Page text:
Few franchises have had the cultural impact of the various Star Trek television series and movies, and nowhere is that more evident than in the snippets of dialogue that have become a part of the American vernacular—and in some cases, found their way abroad, too. Here are 11 of the most notable Star Trek catchphrases, as well as a little more information about their origins.
1. “LIVE LONG AND PROSPER”
The Vulcan greeting and the finger-separating hand gesture that accompanies it first appeared in the second season of Star Trek: The Original Series, during an episode titled “Amok Time.” Spock himself (actor Leonard Nimoy) has made no secret of the fact that the gesture and phrase were his idea, and that he based them on Orthodox Jewish blessings he remembered from his childhood. In the Jewish blessing, the position of the fingers forms the Hebrew letter “Shin,” which represents the name “Shaddai” (Almighty God). Nimoy put his own spin on the traditional gesture by holding up just one hand (instead of both) and changing up the verbal blessing slightly.
2. “HIGHLY ILLOGICAL…”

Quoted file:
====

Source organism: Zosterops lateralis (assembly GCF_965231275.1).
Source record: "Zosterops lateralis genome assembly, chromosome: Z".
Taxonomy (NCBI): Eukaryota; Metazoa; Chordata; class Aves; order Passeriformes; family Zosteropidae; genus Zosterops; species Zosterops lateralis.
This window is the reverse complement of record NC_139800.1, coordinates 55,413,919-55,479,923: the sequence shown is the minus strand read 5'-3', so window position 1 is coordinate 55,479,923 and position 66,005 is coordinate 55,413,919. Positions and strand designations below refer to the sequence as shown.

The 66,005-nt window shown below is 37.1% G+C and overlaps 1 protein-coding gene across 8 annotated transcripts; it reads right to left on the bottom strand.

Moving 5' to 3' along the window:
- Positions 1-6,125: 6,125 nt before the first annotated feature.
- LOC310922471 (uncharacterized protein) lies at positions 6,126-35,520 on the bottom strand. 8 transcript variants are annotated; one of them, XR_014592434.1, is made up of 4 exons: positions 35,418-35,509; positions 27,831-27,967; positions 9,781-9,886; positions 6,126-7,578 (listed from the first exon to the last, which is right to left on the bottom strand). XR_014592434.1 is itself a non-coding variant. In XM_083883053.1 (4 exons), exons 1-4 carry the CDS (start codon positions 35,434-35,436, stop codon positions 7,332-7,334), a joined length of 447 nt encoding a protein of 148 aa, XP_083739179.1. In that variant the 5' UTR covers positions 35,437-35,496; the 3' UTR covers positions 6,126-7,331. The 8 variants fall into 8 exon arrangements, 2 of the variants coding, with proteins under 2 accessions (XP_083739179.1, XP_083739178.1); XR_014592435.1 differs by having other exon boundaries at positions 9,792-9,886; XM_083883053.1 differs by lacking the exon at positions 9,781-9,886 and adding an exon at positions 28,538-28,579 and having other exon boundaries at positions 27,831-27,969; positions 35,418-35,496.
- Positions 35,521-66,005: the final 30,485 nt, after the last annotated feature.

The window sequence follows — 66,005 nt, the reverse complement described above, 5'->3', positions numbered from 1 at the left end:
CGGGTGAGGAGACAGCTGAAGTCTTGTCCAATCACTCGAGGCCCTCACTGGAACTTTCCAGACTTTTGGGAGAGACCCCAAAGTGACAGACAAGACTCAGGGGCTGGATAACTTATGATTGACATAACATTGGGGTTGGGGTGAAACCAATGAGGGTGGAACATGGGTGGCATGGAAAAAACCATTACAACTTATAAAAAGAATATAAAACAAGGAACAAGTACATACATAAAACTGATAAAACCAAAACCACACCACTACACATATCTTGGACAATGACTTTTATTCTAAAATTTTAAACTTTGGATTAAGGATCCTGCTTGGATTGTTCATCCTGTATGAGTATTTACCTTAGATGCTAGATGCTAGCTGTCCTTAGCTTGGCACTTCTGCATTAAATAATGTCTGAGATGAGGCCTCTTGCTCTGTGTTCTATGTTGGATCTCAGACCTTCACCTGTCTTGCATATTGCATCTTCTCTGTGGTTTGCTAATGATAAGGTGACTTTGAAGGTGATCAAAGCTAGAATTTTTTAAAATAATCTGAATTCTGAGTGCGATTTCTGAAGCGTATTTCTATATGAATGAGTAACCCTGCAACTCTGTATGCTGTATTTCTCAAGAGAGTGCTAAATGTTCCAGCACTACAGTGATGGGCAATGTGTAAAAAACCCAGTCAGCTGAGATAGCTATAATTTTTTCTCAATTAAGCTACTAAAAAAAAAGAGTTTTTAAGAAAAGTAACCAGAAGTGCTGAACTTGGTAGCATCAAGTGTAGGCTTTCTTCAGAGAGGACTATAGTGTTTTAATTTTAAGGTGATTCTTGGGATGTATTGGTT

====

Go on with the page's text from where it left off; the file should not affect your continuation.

While Spock never shied away from questioning the logic of those around him—usually Kirk—it wasn’t until the second season that he took things up a notch and deemed the actions of the native inhabitants of planet Omega IV “highly illogical” in the episode titled “The Omega Glory.” Previously, it had always just been “illogical” or, in rare cases, “most illogical,” but it took a pair of natives attacking Kirk in a jail cell for Spock to pair his trademark raised-eyebrow reaction with the term “highly illogical.” The phrase would then be repeated in several more episodes, as well as the subsequent films and J.J. Abrams’ reboot of the franchise.
Bonus: “Highly Illogical” was also the name of Leonard Nimoy’s 1993 music album featuring several songs he recorded in the 1960s (including “The Ballad of Bilbo Baggins”) as well as a few new tunes.
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